HARLEM — Residents and management at a 1,200-unit apartment complex in West Harlem have agreed to try and iron out their differences over a new photo identification plan that residents feel violates their privacy.
Assemblyman Keith Wright sat in on a meeting of tenants at 3333 Broadway and owners Urban American Management.
Residents said they felt disrespected by the plan and the haphazard way management tried to implement it — even as Joshua Eisenberg, of Urban American, said the goal was to improve safety in the five-building complex.
"You act like we are nobodies and you can do whatever you want," one resident said.
As DNAinfo first reported, only residents listed on a lease would receive a swipe card with their photo and the name of which of the complex's five towers they live in.
They would only be allowed to enter their own building. Guests would have to call their hosts via an intercom system that would be installed with the new identification system.
Some residents worried that the photo identification could leave them at risk if they lost the card, since their picture and building number would be on it. Many, including college students, have roommates to make ends meet. Residents are also concerned by what data would be captured by using the card.
Alicia Barksdale, president of the 3333 Broadway Tenants Association, said Urban American also did a poor job of notifying residents about the plans and telling them why they were being implemented.
Urban American Portfolio Manager Doryne Isley said she met with the tenants association but acknowledged that things could have been done better.
"I'll take responsibility for the communication," said Isley. "I should have seen that a better job of communication was done."
But that doesn't change the necessity for security, she said.
Eisenberg said there were 51 arrests inside the building and 55 in the immediate vincinty in 2011. Building security often finds people in the hallways who said they live there but have no way of proving it.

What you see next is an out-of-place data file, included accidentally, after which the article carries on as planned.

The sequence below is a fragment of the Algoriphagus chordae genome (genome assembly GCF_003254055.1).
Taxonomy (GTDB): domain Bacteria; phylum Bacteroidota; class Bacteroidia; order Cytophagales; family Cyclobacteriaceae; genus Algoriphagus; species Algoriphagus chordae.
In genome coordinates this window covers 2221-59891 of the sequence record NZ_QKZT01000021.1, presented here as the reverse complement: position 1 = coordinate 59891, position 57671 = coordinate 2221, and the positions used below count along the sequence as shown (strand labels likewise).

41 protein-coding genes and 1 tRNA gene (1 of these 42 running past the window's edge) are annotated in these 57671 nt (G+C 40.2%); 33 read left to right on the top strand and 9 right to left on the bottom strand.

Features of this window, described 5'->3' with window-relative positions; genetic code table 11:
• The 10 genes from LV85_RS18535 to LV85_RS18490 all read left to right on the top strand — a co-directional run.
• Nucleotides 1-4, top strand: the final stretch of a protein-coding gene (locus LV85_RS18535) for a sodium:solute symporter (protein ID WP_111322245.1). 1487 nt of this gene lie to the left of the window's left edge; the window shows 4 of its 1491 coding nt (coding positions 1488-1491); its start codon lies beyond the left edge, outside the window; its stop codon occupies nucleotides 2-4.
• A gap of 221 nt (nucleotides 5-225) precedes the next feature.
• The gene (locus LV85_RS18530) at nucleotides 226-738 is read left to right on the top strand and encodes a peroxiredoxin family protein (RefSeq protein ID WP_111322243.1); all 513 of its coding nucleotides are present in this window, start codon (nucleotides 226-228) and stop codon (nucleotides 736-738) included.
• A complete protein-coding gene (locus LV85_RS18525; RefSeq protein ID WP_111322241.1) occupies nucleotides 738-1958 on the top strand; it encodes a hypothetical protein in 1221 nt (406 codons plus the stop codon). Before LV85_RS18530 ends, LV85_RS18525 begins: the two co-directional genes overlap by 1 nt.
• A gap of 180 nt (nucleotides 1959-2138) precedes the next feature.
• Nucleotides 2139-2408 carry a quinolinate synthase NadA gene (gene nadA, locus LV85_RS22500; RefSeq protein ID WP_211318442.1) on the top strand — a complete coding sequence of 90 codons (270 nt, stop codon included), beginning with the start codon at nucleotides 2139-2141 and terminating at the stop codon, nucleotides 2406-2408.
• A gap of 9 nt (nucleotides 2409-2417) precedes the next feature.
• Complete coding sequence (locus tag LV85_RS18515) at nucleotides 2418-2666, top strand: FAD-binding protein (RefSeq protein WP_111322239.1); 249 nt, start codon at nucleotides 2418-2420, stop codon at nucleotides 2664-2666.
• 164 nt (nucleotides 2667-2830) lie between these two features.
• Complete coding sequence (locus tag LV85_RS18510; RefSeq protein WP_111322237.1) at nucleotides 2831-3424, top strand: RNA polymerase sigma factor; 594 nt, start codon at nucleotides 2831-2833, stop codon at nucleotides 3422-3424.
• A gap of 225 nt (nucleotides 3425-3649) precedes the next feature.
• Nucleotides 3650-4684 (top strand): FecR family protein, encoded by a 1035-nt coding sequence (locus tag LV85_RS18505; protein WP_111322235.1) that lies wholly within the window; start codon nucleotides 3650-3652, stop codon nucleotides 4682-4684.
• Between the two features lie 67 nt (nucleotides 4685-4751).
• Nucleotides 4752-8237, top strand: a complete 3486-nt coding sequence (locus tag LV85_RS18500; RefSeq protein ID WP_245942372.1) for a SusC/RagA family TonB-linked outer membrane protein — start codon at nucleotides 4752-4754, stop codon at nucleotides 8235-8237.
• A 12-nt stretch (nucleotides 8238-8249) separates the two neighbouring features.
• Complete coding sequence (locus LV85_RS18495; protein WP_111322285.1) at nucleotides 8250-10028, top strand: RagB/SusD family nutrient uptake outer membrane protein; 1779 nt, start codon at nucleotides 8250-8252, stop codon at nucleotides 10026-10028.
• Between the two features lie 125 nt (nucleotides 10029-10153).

"We find people in the building all the time who claim they live here or are visiting. They don't live here and they don't belong here," Eisenberg said.
He said the management company also deserves credit for replacing the boiler system and renovating the lobby, among other repairs it has completed since taking over the building.
But residents said it feels like the repairs and identification cards are aimed at attracting new residents and pushing out lower-income, working-class and older tenants.
The building was formerly part of the state's Mitchell-Lama program, designed to create affordable housing for moderate-income residents. Since the building left the program seven years ago, residents said they have felt pressured by rising rents and the push to attract new tenants with renovated apartments.
"They only want the middle-class tenants," said Luis Tejada, executive director of the Mirabal Sisters Cultural and Community Center. "They want to displace affordable housing and people of color."
Wright said it was important that the two sides stay at the table and work out their differences.
"Something like this is a major thing for long-standing residents," he said. "It's looking like the upgrades are for newer residents."
The tenants association will put their concerns about the security plan in writing and also put together a list of ways to improve security at the complex. Isley said management will review the concerns, take them into consideration and then issue a response, but did not commit to any changes to the plan.
"I need to hear your concerns to see if we are willing to make any concessions," Isley said.
Longtime residents said they left the meeting with some hope mixed with skepticism.
"I think it's a wait-and-see situation," said Phyllis Adams, who has lived in the building since it opened in 1976. "They may do what they want to anyway."
Barksdale said it's a start.
"I don't think they got the meaning of what we are saying, but it's out on the floor and we are willing to work with management," Barksdale said.